The great Ahmad Jamal has produced the brand new From Baku to New York City just released. The Baku born Shahin Novrasli harnesses a very supple fast improvising facility and hitches it to a flexible classical technique. His poetic side is extremely strong and natural, ripples of mindfulness radiate in ever increasing circles.

With Jamal producing, the Ahmadians bassist James Cammack and drummer Herlin Riley play with Shahin on From Baku to New York City and the record arrives on the same day as the new Jamal record Ballades.

On one level one track released back in the summer ‘Cry of Gulchokhra ahead of the album, written by the great Azerbaijani composer Uzeyir Hajibeyov, is a conversation with Cammack; on another it is like a nocturne, and revels in the simplicity of modal study breaking eventually into the release of a natural bluesy display of virtuosity in the open improvisation drawn from the ingredients of what has gone before like a natural conclusion.

As for the other tracks on the album the choices journey deep into the popular jazz and songbook consciousness: ‘Both Sides Now’ has a throbbing pedal note to underpin the Joni journeying and the rhapsody; ‘52nd Street Theme’ bobs along like a cork in the bebop river nipping past stones and little sticks.

‘Night Song’ is a beautiful ballad, the layers of modal discovery showing the incredible touch that Shahin possesses and absorption of the essence of the mugham; ‘Shahin’s Day’ is exploratory the senses going deeper and deeper, Herlin Riley on drums an iridescent presence. ‘She’s Out Of My Life’ begins in epic quietude with ‘Salt Peanuts’, ‘Memories’ and ‘Stella By Starlight’ all heartening in their passion. It is a long way from Baku to New York city and Shahin journeys there and straight to the heart on his greatest album to date. You may well chuckle or grin from ear to ear in delight. SG

From Baku to New York City is on Jazz Village **** highly recommended 


Kurt Elling is transporting his 1950s themed Chicago radio drama The Big Blind to London after a New York premiere earlier this year. The cast in the Terry Kinney directed production includes Elling, Dee Dee Bridgewater, Clarke Peters and Ian Shaw + the BBC Concert Orchestra conducted by Guy Barker. The Big Blind was co-written by Elling and Phil Galdston. The show will be performed at the QEH on the South Bank of the Thames on 31 January 2020.

Mary Halvorson’s Code Girl which finds in terms of the live date the guitarist-leader-composer with Amirtha Kidambi, vocals; Maria Grand, saxophone, vocals; Adam O’Farrill, trumpet; Michael Formanek, bass; Tomas Fujiwara, drums appear at the CBSO Centre in Birmingham on 5 October. Expect ideas; superb band interplay; and above all imagination.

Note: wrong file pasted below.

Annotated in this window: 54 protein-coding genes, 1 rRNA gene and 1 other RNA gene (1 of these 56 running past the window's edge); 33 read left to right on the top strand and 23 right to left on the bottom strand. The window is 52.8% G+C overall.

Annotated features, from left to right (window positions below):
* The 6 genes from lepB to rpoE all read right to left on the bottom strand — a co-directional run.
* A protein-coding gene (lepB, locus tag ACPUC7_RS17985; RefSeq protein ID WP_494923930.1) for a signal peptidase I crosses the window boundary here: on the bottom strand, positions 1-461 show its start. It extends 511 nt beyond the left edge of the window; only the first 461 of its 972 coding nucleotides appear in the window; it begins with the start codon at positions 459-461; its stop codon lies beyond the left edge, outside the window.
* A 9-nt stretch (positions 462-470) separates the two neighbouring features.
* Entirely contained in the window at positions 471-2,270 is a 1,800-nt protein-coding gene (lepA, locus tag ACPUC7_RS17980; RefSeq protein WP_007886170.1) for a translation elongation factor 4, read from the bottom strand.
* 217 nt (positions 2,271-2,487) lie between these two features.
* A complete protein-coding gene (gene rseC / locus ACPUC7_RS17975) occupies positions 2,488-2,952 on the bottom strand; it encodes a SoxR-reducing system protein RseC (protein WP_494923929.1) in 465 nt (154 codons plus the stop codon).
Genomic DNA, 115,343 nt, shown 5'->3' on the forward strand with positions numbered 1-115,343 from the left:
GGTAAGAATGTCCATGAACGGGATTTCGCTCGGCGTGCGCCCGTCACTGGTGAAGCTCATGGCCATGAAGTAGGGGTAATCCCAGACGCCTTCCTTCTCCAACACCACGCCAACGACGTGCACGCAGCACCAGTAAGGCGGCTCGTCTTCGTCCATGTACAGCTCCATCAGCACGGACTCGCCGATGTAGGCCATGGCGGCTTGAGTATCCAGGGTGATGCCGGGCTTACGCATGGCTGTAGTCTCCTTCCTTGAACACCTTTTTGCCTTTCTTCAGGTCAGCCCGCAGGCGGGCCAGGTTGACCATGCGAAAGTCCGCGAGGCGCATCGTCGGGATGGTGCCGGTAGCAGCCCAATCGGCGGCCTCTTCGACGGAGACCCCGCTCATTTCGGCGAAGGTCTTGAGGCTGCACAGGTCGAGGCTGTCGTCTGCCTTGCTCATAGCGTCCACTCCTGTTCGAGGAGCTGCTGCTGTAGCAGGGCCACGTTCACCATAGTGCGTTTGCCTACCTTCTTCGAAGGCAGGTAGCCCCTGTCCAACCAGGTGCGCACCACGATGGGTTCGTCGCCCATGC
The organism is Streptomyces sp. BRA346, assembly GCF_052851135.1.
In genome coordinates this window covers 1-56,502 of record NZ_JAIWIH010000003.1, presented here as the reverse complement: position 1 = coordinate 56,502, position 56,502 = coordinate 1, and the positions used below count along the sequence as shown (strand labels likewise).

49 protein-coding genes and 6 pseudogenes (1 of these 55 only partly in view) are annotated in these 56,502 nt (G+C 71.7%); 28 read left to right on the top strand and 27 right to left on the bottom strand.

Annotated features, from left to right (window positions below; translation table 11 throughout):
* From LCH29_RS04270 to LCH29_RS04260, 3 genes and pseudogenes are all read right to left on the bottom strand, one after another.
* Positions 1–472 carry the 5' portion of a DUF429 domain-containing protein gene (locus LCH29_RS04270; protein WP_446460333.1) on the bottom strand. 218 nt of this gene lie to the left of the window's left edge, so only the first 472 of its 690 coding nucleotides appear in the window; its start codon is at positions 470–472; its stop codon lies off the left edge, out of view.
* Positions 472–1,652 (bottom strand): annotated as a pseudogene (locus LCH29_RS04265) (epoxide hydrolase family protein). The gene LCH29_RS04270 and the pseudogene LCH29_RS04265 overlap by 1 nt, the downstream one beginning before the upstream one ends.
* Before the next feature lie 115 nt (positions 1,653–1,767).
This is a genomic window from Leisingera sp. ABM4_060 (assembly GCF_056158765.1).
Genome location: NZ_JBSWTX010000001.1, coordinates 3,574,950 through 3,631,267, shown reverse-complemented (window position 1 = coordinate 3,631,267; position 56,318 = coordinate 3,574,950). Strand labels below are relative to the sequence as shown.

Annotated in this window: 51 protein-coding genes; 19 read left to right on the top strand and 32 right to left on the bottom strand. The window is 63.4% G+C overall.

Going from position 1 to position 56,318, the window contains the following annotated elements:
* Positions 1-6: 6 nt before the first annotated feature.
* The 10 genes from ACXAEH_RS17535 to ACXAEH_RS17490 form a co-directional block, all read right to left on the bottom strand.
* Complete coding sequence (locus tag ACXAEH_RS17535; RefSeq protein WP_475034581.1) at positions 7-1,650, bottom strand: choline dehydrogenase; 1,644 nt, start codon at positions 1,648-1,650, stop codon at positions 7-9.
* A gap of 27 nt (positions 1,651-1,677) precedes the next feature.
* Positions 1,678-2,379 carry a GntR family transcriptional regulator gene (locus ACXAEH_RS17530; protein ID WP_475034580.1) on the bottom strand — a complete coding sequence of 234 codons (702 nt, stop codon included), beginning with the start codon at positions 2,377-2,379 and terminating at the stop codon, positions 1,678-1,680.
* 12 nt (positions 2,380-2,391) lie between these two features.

As the latest single from Waiting Game ‘If Not Now’ is released 2019 is certainly the time for Terri Lyne Carrington who is artist in residence at the EFG London Jazz Festival. The festival director Pelin Opcin sets the scene 

“We at the EFG London Jazz Festival are thrilled to feature Terri Lyne Carrington as the artist in residence this year, in partnership with Kings Place as part of their Venus Unwrapped series.

“Terri Lyne is a prominent drummer, composer and producer who has been the sought-after musical director in many projects that focused on women leaders in jazz in particular.

“In her current work, Social Science, she creates a platform for experiments and interactions with musicians sharing a common language and bringing in their differences.  As a major part of the residency she will invite some of the most exciting musicians from the British jazz scene for a fresh and stimulating musical experience, including saxophonist Soweto Kinch, trumpet player Emma-Jean Thackray, rapper Truemendous. 

“This residency will showcase Social Science, which ‘was born from a need to express the emotions and thoughts about where we are socially, historically, politically, and spiritually. This alternative jazz band reflects a contemporary/post-modern view on music’.”

 

Happy days – it only begins when you... get Lucky.

Jason Moran

BBC Radio 3’s The Essay slot begins a new series on 14 October, running from Monday to Friday at 10.45-11pm until 1 November, and then again from 18 November until 6 December. Besides Selma composer the Bandwagon’s Jason Moran the series will also feature: Steve Martin, Richard Serra, John Waters, Steve Reich, Roxane Gay, Margaret Cho, Neri Oxman, Liz Diller, Steven Pinker, Doro Olowu, Zac Posen, Sarah Sze and Siddhartha Mukherjee, Janna Levin, Yves Behar and Michael Bierut. Jason Moran as Fats Waller: photo: Michael Nagle/Blue Note

Avishai & Avishai